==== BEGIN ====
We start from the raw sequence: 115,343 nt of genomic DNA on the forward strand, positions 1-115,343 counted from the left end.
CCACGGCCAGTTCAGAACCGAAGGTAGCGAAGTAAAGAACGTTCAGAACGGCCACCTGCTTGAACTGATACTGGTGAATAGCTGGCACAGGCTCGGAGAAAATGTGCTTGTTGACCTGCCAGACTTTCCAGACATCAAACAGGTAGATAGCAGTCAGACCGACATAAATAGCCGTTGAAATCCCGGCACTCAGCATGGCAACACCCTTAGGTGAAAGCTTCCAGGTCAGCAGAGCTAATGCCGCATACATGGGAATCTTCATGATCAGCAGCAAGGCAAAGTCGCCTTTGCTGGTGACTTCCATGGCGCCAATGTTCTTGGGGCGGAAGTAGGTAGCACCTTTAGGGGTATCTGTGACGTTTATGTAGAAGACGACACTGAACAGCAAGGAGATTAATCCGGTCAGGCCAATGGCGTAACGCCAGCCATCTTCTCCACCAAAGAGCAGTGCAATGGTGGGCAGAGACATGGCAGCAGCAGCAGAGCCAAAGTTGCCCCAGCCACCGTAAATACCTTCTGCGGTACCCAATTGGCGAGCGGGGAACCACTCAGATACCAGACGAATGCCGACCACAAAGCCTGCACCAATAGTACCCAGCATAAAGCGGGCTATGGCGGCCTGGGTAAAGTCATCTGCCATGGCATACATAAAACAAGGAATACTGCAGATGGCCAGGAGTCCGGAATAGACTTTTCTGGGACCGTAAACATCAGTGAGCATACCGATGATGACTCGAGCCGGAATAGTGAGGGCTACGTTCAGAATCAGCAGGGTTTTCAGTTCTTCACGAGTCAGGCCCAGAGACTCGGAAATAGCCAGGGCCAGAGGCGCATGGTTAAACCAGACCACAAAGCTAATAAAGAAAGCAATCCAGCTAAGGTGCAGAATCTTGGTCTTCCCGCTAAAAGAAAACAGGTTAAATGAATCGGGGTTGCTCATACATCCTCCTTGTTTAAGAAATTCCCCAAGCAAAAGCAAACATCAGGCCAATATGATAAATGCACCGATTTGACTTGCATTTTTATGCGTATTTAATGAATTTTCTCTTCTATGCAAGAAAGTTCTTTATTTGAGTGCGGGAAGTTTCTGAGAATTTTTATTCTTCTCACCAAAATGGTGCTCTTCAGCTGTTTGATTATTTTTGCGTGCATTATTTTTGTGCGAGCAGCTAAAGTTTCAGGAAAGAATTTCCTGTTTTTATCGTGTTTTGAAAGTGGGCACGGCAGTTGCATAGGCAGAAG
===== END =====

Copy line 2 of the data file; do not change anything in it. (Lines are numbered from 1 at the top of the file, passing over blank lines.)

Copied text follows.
CCACGGCCAGTTCAGAACCGAAGGTAGCGAAGTAAAGAACGTTCAGAACGGCCACCTGCTTGAACTGATACTGGTGAATAGCTGGCACAGGCTCGGAGAAAATGTGCTTGTTGACCTGCCAGACTTTCCAGACATCAAACAGGTAGATAGCAGTCAGACCGACATAAATAGCCGTTGAAATCCCGGCACTCAGCATGGCAACACCCTTAGGTGAAAGCTTCCAGGTCAGCAGAGCTAATGCCGCATACATGGGAATCTTCATGATCAGCAGCAAGGCAAAGTCGCCTTTGCTGGTGACTTCCATGGCGCCAATGTTCTTGGGGCGGAAGTAGGTAGCACCTTTAGGGGTATCTGTGACGTTTATGTAGAAGACGACACTGAACAGCAAGGAGATTAATCCGGTCAGGCCAATGGCGTAACGCCAGCCATCTTCTCCACCAAAGAGCAGTGCAATGGTGGGCAGAGACATGGCAGCAGCAGCAGAGCCAAAGTTGCCCCAGCCACCGTAAATACCTTCTGCGGTACCCAATTGGCGAGCGGGGAACCACTCAGATACCAGACGAATGCCGACCACAAAGCCTGCACCAATAGTACCCAGCATAAAGCGGGCTATGGCGGCCTGGGTAAAGTCATCTGCCATGGCATACATAAAACAAGGAATACTGCAGATGGCCAGGAGTCCGGAATAGACTTTTCTGGGACCGTAAACATCAGTGAGCATACCGATGATGACTCGAGCCGGAATAGTGAGGGCTACGTTCAGAATCAGCAGGGTTTTCAGTTCTTCACGAGTCAGGCCCAGAGACTCGGAAATAGCCAGGGCCAGAGGCGCATGGTTAAACCAGACCACAAAGCTAATAAAGAAAGCAATCCAGCTAAGGTGCAGAATCTTGGTCTTCCCGCTAAAAGAAAACAGGTTAAATGAATCGGGGTTGCTCATACATCCTCCTTGTTTAAGAAATTCCCCAAGCAAAAGCAAACATCAGGCCAATATGATAAATGCACCGATTTGACTTGCATTTTTATGCGTATTTAATGAATTTTCTCTTCTATGCAAGAAAGTTCTTTATTTGAGTGCGGGAAGTTTCTGAGAATTTTTATTCTTCTCACCAAAATGGTGCTCTTCAGCTGTTTGATTATTTTTGCGTGCATTATTTTTGTGCGAGCAGCTAAAGTTTCAGGAAAGAATTTCCTGTTTTTATCGTGTTTTGAAAGTGGGCACGGCAGTTGCATAGGCAGAAG